Policies and legal docs

We promise to do everything we can to keep your Apps up. Uptime is our bread-and-butter. We proud ourselves for a good uptime track record. Please see our public status page with a full history of incidents. But let's be realistic. Things will go wrong one day. The following SLA defines the refund you'll get for downtime:

The source of this document is here: github.com/fortrabbit/legal/blob/master/service-level-agreement.md.

Service level agreement of fortrabbit

last reviewed: June 13th, 2018

  1. fortrabbit will use commercially reasonable efforts to make the fortrabbit platform available with a monthly uptime percentage (defined under sec. 2 of this SLA) depending on the product chosen by you during any monthly billing cycle. In the event fortrabbit does not meet the guaranteed uptime, you will be eligible to receive a service credit as described under sec. 6 of this SLA.
    • no uptime guaranteed during trial
    • 99% uptime in general for Universal and Professional development plans
    • 99.9% uptime for scaling Components with two ore more Nodes — Professional production plans
  2. Monthly uptime percentage means the total number of minutes in a monthly billing cycle the fortrabbit storage system was connected to the internet ready to receive and provide information minus the number of minutes of downtime suffered in a monthly billing cycle, divided by the total number of minutes in a monthly billing cycle.
  3. The provider reserves the right to temporarily restrict the access of certain internet users or internet user groups to the provided services, if the security of network operations, integrity of the network and/or hosted data is endangered.
  4. The provider shall inform the customer about all planned network operations in advance.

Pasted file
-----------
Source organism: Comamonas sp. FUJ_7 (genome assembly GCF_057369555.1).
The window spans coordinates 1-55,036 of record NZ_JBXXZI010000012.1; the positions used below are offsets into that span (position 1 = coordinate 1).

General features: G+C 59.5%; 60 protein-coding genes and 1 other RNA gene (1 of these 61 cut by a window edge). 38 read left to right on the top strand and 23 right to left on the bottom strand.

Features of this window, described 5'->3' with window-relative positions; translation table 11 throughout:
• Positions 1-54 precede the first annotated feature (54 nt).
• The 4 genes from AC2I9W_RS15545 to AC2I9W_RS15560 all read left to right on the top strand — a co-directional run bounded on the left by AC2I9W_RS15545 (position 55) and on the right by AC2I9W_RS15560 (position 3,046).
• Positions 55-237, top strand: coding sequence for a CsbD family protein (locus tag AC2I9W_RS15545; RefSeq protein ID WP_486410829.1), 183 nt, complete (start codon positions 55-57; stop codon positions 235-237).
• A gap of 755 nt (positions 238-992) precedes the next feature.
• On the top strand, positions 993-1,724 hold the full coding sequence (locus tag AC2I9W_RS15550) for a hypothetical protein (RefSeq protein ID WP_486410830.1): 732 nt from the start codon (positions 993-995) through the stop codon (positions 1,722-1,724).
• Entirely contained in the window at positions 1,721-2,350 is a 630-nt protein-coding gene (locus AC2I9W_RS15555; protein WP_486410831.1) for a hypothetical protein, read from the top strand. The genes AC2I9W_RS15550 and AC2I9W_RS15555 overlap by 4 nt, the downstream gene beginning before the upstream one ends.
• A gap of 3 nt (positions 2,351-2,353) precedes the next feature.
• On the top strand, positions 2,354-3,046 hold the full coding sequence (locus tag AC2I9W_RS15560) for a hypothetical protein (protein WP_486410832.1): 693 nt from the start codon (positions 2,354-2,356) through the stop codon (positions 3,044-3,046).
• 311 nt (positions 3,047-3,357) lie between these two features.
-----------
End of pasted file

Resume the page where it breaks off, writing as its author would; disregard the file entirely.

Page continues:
5. The provider endeavors to schedule planned network operation in low traffic periods.
  6. In the case of non-compliance of a certain service level, the provider provides an amount of credit granted under the following conditions:
    1. Credits will be granted if the customer applies within 10 calendar days of the end of the calendar month in a written form (email, fax).
    2. The cumulative granted credits will be calculated by the actual downtime in proportion to the ongoing month.
    3. The cumulative granted credits of all service levels shall be restricted of the total of the monthly renumeration of this service.
  7. Any liability for indirect or collateral damages as well as following damages, loss of profit, service interruption, loss of data or information is being granted under the fortrabbit Terms Of Service only.
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Do you like our policies, or wonder about changes, or found a typo? See the fortrabbit legal repo on GitHub.

Our humble opinion

A legal page like this is probably not the right place to be opinionated. Still, please consider:

As far as we know and see: Any SLA will not prevent you from having downtime in reality. A service level agreement is just a set of rules on what will happen when the downtime has happened.

Any regular SLA for hosting will not cover the costs of your lost business. It only will cover the costs for not providing the service during a downtime. In other words: When you pay 300€ a month for hosting and your website was down for a day, you will get back 10€.

Also, from our experience, there are many grey areas in hosting. We, for example, have different services. Let's say deployment is down, or our Dashboard is down - how is that measured? Or there is an incident making the website respond slower as usual. Sometimes it's not easy to measure and track a downtime. For example, a certain monitoring of our system is constantly reporting back "200 OK", while a Pingdom alert from a client might paint a different picture of the same situation. Our SLA (like any other) defines that we are responsible to identify what ever is downtime or not.

Actual downtime clients are experiencing is often caused by their own "coding mistakes" — by not making proper use of the available resources. Think slow database queries for example, which might work while testing, but not in production at a certain point of traffic. In most cases a "500 server error" is not a hardware problem with the hosting but a runtime error in PHP caused by the specific code of the client. Such errors can be resolved independently by analyzing the logs files, which clients have access to. We are happy to discuss and research such problems together with our clients.

Also, there are many technical measurements which can be taken by the developers to dramatically lower the chances of having any downtime at all. Our multi-node production plans are offering high availability when correctly implemented. For CMS systems such as Craft, it's often possible to cache the whole frontend in a CDN by using edge caching with a third party service such as Cloudflare.